Sketch #1 – Holiday Baking

Grandma Campbell's World Famous Shortbread

Ah, holiday baking!

That beautiful tray of sugar sprinkled, chocolate coated, buttery, decadent treats! It’s only seen once a year and when spotted by voracious youngsters is quickly consumed. Nom, nom, nom!

I have wonderful memories of baking with my Mum at Christmastime. She’d make the traditional fruit cake just after Halloween (so it could age in the cold room) and then we’d make marzipan to top it about a two weeks before Christmas. The leftover marzipan was rolled into balls and stuffed inside dates or sandwiched between walnuts and then rolled in sugar. We’d make Peppermint creams, and Yo-Yo’s, and mince meat pies and then, the pièce de résistance, her Shortbread!

It’s been up to me to make her shortbread since she passed away. I had to experiment as she wasn’t there to pass on her secrets, and every year my adopted Dad (who was Mum’s Biggest Shortbread Fan) would say “it’s pretty close Al, but not quite like Edith used to make it”. Finally, one year I got the official approval. I’d done it! Well, ever since then it’s become a Sign of the Holidays in our house. When my husband comes home to that warm buttery smell and sees rounds of flaky, golden goodness sitting on the counter, he knows it’s officially Christmas.

What baking do you associate with the holidays? You’ve heard my shortbread story, what’s yours? Pecan pie? Butter tarts? Gingerbread cookies? Shortbread is a traditional Scottish treat, what cultural sweet did you grow up with? Do you have a secret family recipe for it? And now for the million dollar question …

Have you scrapbooked about it yet?

Let me show you how I used this sketch to tell my shortbread story.

12 sketches - baking

And now, for my promise … my super secret, family recipe for traditional Scottish Shortbread …


1 cup softened butter (salted is best)

2 cups all purpose flour

1/2 cup sugar


Preheat your oven to 350F.

Cream the butter until super soft. [TOP SECRET TIP: I leave my butter out on the counter for at least a week before I bake with it. Don’t worry, it’s not going to spoil (unless you live in Australia without air conditioning, then it may melt!) You just want the butter to be really, really soft. Trust me!]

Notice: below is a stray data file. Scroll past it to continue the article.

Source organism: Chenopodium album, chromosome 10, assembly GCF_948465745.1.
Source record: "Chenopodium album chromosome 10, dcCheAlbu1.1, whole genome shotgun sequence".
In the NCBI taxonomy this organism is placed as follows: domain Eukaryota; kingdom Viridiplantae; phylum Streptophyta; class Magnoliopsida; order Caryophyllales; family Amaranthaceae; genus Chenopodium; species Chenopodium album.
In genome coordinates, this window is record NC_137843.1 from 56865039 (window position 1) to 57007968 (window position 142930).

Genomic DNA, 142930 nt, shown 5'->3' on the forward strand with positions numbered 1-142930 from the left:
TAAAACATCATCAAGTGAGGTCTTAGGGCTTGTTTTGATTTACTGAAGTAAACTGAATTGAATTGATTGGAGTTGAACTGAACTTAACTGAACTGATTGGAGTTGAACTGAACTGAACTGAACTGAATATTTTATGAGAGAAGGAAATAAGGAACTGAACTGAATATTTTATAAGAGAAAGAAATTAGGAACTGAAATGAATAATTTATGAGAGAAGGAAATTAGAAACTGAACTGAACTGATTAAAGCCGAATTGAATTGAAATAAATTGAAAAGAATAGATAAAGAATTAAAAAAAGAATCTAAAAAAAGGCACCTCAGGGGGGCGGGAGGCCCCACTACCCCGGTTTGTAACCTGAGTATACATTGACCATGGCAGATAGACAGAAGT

Sift the flour and sugar together and slowly add to the butter. The dough will be very firm when you’ve finished adding in the flour, it may even look too dry. DON’T PANIC! A little kneading with the hands will bind it all together in an instant.

Press the dough into a round cake pan – 8″ or 9″ work best. Use your hands to get it evenly pressed down. Smooth it as best you can.

Take the prongs of a fork – flat side, not pokey ends! – and use them to go around the edge of the pan to create a crimped edging detail to the shortbread dough. Then use the pokey ends to poke many holes into the dough. This will prevent air bubbles from being created in the baking process.

Bake at 350F for 35 to 40 minutes or until golden brown around the edges.

IMMEDIATELY upon removing from the oven, sprinkle with sugar and slice into wedges. The number of wedges will depend on how generous you wish to be! I usually cut my rounds into 24 fairly narrow wedges. It is rich after all!

Allow to cool. Enjoy!

Oh, and if you forget to cut it while it’s still warm, DON’T PANIC, simply break it up into artistic chunks and pretend like it’s meant to look that way!

Shortbread Joy by Alison Day Designs

Now it’s your turn. Share your layouts with us by leaving a link in the comments below or on my Facebook Page. I would love to be able to visit your site and leave you some love too!

Happy Scrapping!



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